WASHINGTON — The Pentagon’s commercial technology hub has successfully transitioned a pilot from pilot to full-blown contract, a milestone for the 2-year-old office.

The Defense Innovation Unit Experimental, or DIUx, moved a pilot project with commercial cybersecurity firm Tanium into a $750 million, five-year contract with the U.S. Army. That contract was signed Sept. 26.

Tanium provides endpoint (think laptops or desktops) cybersecurity monitoring for large-scale clients. While Tanium works with a number of major financial institutions, the U.S. Army requirement marks the company’s largest single-user base — up to 1 million endpoints under the contract.

If a bug or hack is found on one system, Tanium can run a search across all users in roughly 15 seconds, discovering where the vulnerability spread, explained Ralph Kahn, Tanium’s vice president for federal affairs at the company. And because Tanium keeps historic data, it can go backward and look for where the vulnerability first appeared as well as discover the impact it had on the infected system.

The contract is structured as a one-year guarantee with four single-year options, but Kahn told Defense News that he believes his product will impress Army managers. He also believes DIUx, a pet project of former Secretary of Defense Ash Carter now run by Air Force reservist and Silicon Valley entrepreneur Raj Shah, should open the door to the commercial tech community to do more with the department.

Many commercial firms have complained in the past about doing business with the government, whether due to the slow acquisition system or rigorous, cost-imposing requirements. But Kahn notes there are benefits to working with the Department of Defense that can be folded back into its commercial customers, particularly if DIUx is able to shave years off the acquisition process.

Because the DoD is constantly targeted with cyberattacks, there are “use cases it might take two or three years to see in the commercial world, and we might see them in three to six months at DoD. That’s a big advantage,” Kahn noted. Additionally, the Pentagon has more patience for longer development times that a commercial company might not want to wait on.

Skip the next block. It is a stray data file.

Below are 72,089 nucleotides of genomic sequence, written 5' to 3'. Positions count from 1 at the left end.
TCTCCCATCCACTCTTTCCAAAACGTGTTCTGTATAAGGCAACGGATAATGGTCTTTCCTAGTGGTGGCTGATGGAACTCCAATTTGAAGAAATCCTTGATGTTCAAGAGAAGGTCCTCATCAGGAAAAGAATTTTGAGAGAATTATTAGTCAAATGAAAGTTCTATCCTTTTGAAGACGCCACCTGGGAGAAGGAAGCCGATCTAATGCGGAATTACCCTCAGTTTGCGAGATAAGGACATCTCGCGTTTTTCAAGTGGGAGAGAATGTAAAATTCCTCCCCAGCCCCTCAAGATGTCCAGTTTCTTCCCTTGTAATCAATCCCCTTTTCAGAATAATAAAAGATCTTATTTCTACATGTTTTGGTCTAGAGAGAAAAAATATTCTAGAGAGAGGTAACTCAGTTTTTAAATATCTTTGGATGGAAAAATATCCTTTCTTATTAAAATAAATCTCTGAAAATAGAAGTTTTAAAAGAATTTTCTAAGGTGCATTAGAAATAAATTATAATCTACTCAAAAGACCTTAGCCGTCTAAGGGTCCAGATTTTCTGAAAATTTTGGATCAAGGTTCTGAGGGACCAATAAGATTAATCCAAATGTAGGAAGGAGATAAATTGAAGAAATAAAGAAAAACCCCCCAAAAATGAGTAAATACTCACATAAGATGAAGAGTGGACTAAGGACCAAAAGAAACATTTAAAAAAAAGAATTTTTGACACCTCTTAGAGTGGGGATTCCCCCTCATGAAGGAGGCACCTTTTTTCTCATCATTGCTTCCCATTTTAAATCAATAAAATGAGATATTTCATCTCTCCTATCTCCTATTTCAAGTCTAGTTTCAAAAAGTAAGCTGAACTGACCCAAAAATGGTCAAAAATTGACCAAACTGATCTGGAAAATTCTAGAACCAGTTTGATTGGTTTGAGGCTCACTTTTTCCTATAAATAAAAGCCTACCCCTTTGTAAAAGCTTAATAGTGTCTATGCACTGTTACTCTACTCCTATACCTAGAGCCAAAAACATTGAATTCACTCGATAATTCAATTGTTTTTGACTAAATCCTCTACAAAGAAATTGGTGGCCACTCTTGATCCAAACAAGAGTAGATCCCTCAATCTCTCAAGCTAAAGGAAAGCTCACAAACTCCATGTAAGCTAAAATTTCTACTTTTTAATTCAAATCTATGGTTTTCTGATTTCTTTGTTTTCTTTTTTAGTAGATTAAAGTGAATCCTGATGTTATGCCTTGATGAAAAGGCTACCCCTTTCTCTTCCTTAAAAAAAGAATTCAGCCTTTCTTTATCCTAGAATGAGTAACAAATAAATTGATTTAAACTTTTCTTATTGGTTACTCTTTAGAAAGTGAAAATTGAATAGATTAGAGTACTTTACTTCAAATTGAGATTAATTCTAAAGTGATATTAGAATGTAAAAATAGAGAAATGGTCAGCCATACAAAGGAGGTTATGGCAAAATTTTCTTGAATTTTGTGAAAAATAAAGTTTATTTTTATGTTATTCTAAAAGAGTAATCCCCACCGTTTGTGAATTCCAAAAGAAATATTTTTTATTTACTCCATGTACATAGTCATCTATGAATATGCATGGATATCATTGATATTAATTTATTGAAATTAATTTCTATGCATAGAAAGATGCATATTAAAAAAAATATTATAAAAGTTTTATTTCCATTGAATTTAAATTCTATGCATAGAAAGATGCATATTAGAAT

Those benefits are harder to tap into with a traditional DoD acquisition cycle because by the time a company is on contract, technology outside the building often has moved on. But with DIUx, “the flexibility is built in there to do it quickly. Fail fast; find a pilot; if it doesn’t work, you move on,” he said.

For DIUx, the contract represents a proof of concept at a time when the office is poised to lose some of its autonomy due to a split of the Pentagon’s acquisition structure.

Tanium began its pilot contract with DIUx on Sept. 28, 2016. It took just over one year for the software to be installed for the pilot project, tested, certified by the U.S. Army and put on a production contract.

“This is the dream. We’re super excited,” Shah told Defense News. “This is why the entire DIUx acquisition system was designed, to do this exactly and to utilize this new authority that Congress has given the department.”

If all goes according to plan, Shah said he expects that a “large percentage” of the 58 ongoing pilot projects will transition to production contracts. While “several” projects are in the final stages of that process, Shah declined to put a timetable on when more projects would transition. The timetable is unclear for when those might go through.

Interestingly, a number of those prototypes are deployed on the battlefield, with his office seeing “war-fighting improvements that have occurred in a very short time frame,” Shah said.